Three months versus 28 day prescriptions: a retrospective analysis of CPRD data to determine differences in the cost of drug wastage, dispensing fees and prescriber time

Date of Approval
Application Number
16_117
Technical Summary

The aim of this study is to estimate the differences in the costs of drug wastage, dispensing fees and prescriber time as a result of early refills and treatment switches in patients receiving medications as either 28-day or 3-month supplies for a number of common chronic diseases. A retrospective cohort analysis will be conducted using data from a random sample of 50,000 patients for five case study conditions derived from all adult patients receiving at least one prescription relevant to the respective condition during the 10-year period between 2004 and 2014. The volume of wastage from early refills and treatment switches (defined as a repeat prescription or new prescription for a drug commonly prescribed for the same condition being issued prior to the expiry of the previously prescribed quantity) will be estimated. Unit costs from standard sources will be applied to estimate the cost of wastage and dispensing for a common price year. The cost of health professional time to issue the prescription will also be added. Changes in drug wastage and dispensing fees will then be estimated had all prescriptions been for 28 days rather than the observed length.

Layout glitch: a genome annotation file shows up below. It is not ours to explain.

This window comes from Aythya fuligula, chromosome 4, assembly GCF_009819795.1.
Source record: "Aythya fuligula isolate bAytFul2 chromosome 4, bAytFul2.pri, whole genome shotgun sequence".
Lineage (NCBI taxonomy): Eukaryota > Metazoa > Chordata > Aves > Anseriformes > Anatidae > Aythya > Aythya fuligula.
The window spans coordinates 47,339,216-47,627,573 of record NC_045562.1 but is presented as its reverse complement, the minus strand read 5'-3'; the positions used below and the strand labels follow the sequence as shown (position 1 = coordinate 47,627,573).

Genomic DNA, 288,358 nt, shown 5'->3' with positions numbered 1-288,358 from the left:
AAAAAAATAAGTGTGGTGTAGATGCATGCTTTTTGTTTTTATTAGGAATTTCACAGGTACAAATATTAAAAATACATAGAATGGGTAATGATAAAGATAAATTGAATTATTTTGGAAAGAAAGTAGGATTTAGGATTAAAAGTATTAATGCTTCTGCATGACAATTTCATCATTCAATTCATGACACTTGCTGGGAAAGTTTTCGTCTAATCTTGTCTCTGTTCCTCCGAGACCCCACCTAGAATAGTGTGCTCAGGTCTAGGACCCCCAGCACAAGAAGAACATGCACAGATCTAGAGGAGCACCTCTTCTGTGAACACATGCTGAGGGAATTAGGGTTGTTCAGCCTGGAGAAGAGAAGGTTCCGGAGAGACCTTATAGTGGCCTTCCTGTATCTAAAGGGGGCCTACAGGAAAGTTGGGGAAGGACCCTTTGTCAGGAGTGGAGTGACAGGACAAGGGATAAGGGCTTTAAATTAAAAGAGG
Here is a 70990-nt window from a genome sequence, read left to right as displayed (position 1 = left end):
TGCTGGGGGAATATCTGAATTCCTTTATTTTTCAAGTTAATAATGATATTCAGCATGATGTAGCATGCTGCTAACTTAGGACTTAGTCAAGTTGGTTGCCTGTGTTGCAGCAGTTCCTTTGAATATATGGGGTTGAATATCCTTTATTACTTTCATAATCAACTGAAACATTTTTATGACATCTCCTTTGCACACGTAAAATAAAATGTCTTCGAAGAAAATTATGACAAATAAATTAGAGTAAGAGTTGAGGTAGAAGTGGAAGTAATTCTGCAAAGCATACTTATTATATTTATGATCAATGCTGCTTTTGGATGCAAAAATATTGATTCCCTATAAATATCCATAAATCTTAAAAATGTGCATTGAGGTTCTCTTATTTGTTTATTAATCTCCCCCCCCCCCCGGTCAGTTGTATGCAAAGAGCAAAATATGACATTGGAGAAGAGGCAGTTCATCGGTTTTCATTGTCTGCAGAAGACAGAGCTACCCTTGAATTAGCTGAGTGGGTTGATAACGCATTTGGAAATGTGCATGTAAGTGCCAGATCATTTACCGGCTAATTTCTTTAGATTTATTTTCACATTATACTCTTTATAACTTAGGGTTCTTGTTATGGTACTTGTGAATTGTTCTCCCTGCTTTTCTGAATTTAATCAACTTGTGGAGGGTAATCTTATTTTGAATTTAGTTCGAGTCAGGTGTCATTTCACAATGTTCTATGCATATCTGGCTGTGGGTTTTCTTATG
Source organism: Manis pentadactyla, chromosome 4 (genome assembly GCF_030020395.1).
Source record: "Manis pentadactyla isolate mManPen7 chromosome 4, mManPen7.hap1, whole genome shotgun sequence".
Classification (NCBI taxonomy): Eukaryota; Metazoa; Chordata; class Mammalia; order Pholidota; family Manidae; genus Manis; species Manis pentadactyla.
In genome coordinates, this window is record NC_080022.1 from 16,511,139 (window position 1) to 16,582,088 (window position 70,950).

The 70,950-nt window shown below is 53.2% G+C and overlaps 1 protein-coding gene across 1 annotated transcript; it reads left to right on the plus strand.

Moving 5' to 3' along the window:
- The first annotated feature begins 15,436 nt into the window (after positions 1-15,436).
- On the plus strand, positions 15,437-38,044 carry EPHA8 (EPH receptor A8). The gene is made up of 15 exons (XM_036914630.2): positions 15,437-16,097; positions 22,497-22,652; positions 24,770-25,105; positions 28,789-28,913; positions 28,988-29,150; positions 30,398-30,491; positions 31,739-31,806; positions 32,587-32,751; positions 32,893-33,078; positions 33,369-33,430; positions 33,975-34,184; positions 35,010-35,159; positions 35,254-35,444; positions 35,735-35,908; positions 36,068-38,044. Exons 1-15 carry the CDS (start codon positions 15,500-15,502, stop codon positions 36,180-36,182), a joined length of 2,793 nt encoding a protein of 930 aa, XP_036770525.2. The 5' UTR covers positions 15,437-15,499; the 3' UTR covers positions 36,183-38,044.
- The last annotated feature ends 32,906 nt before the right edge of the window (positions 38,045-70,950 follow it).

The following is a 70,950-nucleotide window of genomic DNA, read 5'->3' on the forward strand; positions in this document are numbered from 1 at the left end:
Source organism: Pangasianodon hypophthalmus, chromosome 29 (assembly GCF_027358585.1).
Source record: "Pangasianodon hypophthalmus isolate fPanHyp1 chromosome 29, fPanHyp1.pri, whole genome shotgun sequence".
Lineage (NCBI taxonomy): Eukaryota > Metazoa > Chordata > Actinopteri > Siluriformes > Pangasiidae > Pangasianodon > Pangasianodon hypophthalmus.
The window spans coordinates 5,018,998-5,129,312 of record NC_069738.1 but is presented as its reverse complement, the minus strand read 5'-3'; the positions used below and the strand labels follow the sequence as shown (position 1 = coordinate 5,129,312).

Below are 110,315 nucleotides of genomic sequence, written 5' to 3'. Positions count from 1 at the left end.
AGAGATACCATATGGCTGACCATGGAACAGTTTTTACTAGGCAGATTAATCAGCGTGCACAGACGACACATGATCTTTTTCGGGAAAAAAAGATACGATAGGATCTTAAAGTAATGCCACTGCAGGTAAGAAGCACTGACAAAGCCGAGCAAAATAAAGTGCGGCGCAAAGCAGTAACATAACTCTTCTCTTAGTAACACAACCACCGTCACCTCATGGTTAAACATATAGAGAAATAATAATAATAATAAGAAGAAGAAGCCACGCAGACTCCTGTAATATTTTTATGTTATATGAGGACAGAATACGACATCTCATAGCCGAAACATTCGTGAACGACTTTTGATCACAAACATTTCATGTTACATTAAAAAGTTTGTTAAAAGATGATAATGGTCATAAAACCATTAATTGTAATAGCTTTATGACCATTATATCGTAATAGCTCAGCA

Health Outcomes to be Measured

The five case study conditions are: 1) glucose control in type II diabetes (patients receiving at least one prescription for an anti-diabetic drug listed under ?BNF 6.1.2 Antidiabetic drugs?); 2) primary prevention of hypertension in type II diabetes (in addition to receiving an anti-diabetic drug as defined in (1), patients receiving at least one prescription for a medication used for the primary prevention of hypertension in type II diabetes patients, including angiotensin-converting enzyme inhibitors, angiotensin II receptor antagonists, calcium-channel blockers and thiazide-like diuretics); 3) primary prevention of hyperlipidaemia in type II diabetes (in addition to receiving an anti-diabetic drug as defined in (1), patients receiving at least one prescription for a statin used for the primary prevention of hyperlipidaemia in type II diabetes patients; 4) secondary prevention of myocardial infraction (in addition to receiving concurrent prescriptions for a angiotensin-converting enzyme inhibitor, antiplatelet and statin for at least one year in duration, patients may also receive prescriptions for beta-adrenoceptor blockers, calcium-channel blockers, oral anticoagulants and aldosterone antagonists); 5) depression (patients receiving at least one prescription for an anti-depressant drug listed under BNF 4.3 Antidepressant drugs).

Collaborators

Edward Wilson - Chief Investigator - University of Cambridge
Brett Doble - Corresponding Applicant - University of Cambridge
Rupert Payne - Collaborator - University of Bristol
Sarah King - Collaborator - University of Cambridge